Little-known music scenes that could, Part Deux


Since it’s been, oh, about two and a half years since I wrote the first post about obscure music scenes and I’ve stumbled upon quite a bit more music since then, I thought it’d be neat to update and add on to that original post.  Without further adieu…

If shoegaze music hit the spot, then one might find a modern, updated solace in today’s nu-gaze movement.  Relegated to Clearchannel and Infiniti-owned corporate radio, you wouldn’t think shoegaze had survived the the grunge era that began in 1991, but guess what: it did!

And, amid today’s indie music scenes, Lady Gaga, teen Emo, and computer vectoring, it’s making both a comeback and a reincarnation.  Just as the ’60s Paisley psychedelic movement gave birth to the shoegaze scene, shoegaze has now spawned the Nu-gaze scene.  It’s lovely indeed.  Throw in hints of indie and a little electro and you’ve got it.  Yummy examples include: MGMT, Ringo Deathstarr, Radio Dept, and A Place To Bury Strangers.

Sure, we eluded to the Asian Underground movement in which modern electronic beats are infused with traditional ethnic tribal percussion, instrumentation, and vocals.  Groups such as Loop Guru and Banco De Gaia were given mention.  I hope Makyo was, too – if not, we’ll pay him his due.

What we didn’t pay much homage to was India’s faster electronic music scene: Goa trance.  Apparently there is an entire cultural scene constructed around India’s Goa coast, in which several tourist destination clubs play fast, ultra-modern electronic music that provides the perfect backdrop to which to drop copious amounts of acid (and probably Ecstasy).  I don’t profess to know much about the drugs involved, but I do know that at least some of the music is pretty spankin’ cool.  Excellent sampling includes Vibrasphere, Hallucinogen, and 1200 Micrograms.

OK, we’ve talked around it long enough – indie and electronic music – now, let’s just marry the two shall we?  Oops, someone beat us to it: Indietronica.  Yes, that perfect blend between indie music and electronic.  Why didn’t I think of that?  Scrumptious favorites include Hot Chip, Caribou (formerly known as Manitoba before some unrelated douchebag threatened legal action), Bear In Heaven, LCD Soundsystem, and Tori y Moi.  Perfect for either a drive around San Antonio or a meal at Chipotle.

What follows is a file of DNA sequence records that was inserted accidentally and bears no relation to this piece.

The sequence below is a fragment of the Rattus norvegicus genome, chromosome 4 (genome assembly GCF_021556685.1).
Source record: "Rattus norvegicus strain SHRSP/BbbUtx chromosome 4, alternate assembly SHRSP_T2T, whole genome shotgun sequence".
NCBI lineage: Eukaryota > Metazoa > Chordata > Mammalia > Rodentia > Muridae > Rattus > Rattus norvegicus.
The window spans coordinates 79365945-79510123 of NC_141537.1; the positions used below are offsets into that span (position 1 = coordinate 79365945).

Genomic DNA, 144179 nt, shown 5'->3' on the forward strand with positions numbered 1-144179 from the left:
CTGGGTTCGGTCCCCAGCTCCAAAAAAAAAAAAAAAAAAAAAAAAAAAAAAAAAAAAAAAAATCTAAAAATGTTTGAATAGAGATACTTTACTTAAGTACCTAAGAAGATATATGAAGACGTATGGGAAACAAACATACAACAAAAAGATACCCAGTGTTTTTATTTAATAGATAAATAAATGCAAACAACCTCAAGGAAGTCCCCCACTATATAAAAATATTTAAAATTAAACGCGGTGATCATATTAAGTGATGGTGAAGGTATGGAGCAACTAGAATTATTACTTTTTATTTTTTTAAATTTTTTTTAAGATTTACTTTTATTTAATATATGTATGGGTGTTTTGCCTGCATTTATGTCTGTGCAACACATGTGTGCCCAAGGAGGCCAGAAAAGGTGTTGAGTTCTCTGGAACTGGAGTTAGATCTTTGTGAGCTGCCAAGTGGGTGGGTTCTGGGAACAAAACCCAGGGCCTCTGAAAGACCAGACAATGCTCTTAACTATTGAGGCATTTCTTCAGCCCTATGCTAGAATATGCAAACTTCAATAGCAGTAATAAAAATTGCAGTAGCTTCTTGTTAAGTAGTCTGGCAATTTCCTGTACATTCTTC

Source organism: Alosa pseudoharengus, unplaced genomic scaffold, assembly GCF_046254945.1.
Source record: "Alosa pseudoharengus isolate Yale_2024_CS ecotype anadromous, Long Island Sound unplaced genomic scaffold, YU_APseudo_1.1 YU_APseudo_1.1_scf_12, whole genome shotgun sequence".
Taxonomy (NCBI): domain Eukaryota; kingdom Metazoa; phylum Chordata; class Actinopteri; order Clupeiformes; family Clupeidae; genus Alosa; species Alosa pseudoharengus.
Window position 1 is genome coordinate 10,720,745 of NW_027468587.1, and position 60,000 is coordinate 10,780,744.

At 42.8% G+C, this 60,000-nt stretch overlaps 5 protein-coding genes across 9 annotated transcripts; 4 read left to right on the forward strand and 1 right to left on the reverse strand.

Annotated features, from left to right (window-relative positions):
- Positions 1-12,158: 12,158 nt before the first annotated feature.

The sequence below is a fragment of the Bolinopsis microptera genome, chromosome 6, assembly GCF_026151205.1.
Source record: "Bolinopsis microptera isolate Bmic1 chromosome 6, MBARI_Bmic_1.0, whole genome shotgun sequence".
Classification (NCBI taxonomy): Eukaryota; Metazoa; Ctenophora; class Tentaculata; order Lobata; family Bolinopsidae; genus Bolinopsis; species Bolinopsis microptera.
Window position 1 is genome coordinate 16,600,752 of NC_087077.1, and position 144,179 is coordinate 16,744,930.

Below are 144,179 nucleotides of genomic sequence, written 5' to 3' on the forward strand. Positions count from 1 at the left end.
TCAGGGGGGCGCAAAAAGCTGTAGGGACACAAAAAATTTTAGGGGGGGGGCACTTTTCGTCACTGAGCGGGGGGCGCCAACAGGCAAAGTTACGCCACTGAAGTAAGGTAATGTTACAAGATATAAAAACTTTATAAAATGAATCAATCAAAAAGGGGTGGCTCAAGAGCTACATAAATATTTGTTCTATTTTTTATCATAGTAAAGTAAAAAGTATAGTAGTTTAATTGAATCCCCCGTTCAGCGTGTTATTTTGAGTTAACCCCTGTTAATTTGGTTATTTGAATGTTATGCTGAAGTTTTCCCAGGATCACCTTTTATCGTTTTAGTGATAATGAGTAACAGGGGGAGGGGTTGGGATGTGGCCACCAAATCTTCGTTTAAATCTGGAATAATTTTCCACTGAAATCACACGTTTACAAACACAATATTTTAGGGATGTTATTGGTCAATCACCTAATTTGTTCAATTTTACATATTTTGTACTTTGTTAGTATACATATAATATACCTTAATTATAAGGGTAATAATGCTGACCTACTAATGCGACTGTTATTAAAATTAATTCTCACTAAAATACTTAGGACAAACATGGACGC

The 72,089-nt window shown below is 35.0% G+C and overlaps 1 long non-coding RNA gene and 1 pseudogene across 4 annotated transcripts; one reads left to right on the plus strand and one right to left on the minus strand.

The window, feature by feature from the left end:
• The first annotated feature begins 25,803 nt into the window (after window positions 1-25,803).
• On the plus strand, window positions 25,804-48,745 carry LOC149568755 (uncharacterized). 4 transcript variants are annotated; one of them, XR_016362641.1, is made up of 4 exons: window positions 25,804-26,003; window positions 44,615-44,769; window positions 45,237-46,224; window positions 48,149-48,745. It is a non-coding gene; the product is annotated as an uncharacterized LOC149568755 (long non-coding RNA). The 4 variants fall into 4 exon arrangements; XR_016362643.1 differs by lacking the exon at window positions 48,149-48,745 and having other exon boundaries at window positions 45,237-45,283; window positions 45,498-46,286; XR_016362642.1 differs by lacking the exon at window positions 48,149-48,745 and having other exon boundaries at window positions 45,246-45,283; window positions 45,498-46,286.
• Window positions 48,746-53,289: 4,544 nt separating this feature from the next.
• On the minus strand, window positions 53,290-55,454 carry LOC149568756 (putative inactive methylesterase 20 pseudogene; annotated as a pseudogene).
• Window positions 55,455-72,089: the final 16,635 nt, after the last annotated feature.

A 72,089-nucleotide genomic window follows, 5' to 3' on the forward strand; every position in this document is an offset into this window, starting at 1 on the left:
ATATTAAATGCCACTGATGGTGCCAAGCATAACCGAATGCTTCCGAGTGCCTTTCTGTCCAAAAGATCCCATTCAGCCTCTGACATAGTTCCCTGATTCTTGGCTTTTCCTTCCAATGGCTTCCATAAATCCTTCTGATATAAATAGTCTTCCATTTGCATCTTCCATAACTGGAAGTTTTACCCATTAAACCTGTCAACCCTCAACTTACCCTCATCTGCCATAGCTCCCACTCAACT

We mentioned Latin American music last time, but we were only dimly aware of any such rock en español from Spain itself.  Turns out, Spain is to Mexico and Latin America what Great Britain and the rest of the UK are to the US – sort of a sophisticated new-wave bellweather to be emulated and deservingly adored.  And it is – upon exploring further, we found that Radio Futura, Los Secretos, and Los Elegantes serve as just a few fantastic representatives.

I don’t know how I stumbled upon it, but somehow I found Gogol Bordello.  Then I discovered that the rabbit hole goes far deeper, into an entire genre known as Gypsy punk, which shares many common ties with various Balkan music styles, including Balkan flamenco.  Besides Gogol Bordello (an Americanized example), other examples include Firewater and Balkan Beat Box.  Mmmmm.  Perfect for a rabble-rousing rebellion!

Ahh, yes – we said the magic word: flamenco.  Specifically, flamenco nuevo.  An absolutely delish subgenre that takes the flamenco of yore and gives it a contemporary cleanup.  Some may argue that it is a bit too sanitized and that it lacks some of the anguish and passion of the former flamenco.

But critics can suck it, because flamenco nuevo isn’t trying to yodel until all hours of the morning about some lost love or bullfight.  In fact, the best artists don’t utilize vocals at all.  Apt representing artists include: Govi, Armik, Struntz & Farah, Ottmar Leibert, Incognito, and many, many others.  Perfect for a South Texan medical office…yeah.

I mentioned something about having discovered all this no thanks to American radio, and unfortunately that still holds true.  I uncovered all these genres by exploring places like Spin magazine, various blogs, friends’ recommendations, college radio playlists, and P2P sampling (including promo only CDs from the extensive collections of enthusiasts).  With all these emerging alternate avenues, American radio is losing its grip and we are no longer products to be sold and held hostage.


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